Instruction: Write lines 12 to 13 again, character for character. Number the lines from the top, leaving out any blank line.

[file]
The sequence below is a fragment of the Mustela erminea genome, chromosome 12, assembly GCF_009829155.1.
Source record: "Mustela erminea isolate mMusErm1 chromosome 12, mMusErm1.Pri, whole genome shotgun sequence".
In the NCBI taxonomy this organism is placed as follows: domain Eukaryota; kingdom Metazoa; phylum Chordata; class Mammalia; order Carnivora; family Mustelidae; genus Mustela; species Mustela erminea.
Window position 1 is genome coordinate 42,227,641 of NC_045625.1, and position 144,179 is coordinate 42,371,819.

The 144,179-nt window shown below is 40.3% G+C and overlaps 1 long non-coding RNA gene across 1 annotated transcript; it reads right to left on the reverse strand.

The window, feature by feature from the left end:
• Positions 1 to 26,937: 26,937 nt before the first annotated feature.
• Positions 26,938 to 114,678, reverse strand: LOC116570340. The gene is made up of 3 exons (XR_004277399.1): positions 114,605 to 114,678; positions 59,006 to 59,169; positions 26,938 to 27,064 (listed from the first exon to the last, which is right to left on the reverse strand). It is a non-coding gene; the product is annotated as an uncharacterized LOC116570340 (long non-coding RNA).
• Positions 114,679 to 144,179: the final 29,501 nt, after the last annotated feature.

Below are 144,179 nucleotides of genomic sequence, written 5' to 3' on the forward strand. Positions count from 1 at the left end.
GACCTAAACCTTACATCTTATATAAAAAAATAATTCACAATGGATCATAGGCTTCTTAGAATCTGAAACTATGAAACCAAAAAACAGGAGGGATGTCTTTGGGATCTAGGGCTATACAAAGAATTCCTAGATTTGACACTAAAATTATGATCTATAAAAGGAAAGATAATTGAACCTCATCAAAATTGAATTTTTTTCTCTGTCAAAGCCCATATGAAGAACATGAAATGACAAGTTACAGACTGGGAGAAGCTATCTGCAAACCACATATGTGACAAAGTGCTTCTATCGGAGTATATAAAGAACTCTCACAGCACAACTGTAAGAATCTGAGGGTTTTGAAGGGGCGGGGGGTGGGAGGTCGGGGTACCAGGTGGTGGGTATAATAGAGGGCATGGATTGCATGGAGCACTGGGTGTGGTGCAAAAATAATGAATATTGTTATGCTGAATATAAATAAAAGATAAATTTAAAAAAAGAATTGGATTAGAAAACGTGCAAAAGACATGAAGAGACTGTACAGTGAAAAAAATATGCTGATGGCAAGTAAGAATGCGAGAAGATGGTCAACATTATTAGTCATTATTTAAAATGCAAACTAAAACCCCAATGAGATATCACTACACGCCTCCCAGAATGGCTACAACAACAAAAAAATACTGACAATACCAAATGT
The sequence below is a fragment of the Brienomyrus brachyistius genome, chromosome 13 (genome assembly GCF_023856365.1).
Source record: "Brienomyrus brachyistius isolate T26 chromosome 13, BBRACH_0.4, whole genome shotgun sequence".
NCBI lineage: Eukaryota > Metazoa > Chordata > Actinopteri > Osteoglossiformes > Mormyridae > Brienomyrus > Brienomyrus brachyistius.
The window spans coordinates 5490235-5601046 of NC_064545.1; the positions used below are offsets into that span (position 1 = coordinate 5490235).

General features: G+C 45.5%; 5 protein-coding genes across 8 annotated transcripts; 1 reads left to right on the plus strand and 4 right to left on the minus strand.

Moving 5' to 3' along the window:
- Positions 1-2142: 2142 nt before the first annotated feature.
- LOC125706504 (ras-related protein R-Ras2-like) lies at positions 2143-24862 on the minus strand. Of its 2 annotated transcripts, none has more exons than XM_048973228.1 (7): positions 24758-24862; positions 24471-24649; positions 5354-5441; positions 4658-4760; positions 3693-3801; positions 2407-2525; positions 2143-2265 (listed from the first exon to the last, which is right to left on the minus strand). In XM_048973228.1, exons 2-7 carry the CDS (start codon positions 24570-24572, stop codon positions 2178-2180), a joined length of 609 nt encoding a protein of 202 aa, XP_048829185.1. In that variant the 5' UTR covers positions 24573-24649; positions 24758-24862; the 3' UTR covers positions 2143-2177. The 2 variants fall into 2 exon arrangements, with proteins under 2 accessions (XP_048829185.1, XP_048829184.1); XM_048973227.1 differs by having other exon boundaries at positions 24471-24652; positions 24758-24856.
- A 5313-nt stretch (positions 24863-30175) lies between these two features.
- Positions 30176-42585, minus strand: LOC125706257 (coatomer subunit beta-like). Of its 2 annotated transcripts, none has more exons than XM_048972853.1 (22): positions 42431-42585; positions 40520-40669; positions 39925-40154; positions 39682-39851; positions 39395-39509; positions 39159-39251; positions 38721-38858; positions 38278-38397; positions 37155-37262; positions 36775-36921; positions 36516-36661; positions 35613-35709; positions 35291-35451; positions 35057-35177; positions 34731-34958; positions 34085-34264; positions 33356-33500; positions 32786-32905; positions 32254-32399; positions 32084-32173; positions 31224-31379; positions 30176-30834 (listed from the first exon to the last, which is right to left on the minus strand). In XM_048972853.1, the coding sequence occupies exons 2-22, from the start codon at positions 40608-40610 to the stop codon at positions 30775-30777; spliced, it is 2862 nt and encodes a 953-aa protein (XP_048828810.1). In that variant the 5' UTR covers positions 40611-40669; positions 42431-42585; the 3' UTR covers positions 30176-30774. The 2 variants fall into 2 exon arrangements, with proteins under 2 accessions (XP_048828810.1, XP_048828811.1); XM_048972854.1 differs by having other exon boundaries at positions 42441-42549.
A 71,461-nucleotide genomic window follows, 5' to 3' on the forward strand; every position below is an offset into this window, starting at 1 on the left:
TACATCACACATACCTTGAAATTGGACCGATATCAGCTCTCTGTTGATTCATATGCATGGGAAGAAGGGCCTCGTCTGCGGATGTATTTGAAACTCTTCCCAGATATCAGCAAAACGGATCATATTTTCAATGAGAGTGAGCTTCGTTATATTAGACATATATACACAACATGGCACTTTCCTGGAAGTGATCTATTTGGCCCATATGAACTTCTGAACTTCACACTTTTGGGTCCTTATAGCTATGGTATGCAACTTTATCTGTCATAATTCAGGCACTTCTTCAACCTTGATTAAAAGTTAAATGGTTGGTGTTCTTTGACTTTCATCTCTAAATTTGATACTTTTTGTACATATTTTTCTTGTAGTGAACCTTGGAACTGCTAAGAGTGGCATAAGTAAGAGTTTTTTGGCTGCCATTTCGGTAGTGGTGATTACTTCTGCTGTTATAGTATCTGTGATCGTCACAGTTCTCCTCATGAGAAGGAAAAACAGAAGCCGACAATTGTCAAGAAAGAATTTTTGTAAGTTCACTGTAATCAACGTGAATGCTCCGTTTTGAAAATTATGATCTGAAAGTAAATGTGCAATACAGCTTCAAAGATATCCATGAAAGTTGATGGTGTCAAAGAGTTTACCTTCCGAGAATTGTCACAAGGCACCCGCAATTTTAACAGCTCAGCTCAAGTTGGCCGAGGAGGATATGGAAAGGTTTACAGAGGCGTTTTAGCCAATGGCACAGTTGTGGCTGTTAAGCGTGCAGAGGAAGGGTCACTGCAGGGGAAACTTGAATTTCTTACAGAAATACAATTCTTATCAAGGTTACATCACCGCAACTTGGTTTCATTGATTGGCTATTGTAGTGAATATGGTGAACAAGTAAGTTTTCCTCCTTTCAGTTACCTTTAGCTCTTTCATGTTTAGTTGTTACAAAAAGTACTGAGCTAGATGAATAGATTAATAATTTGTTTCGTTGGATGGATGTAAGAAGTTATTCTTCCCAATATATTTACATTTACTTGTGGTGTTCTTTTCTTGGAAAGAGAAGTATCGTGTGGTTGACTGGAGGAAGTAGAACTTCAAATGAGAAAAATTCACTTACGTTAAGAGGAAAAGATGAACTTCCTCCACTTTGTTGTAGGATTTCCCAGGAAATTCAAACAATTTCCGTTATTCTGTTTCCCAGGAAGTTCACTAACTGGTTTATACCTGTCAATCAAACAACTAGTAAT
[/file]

The sequence below is a fragment of the Brienomyrus brachyistius genome, chromosome 13 (genome assembly GCF_023856365.1).
Source record: "Brienomyrus brachyistius isolate T26 chromosome 13, BBRACH_0.4, whole genome shotgun sequence".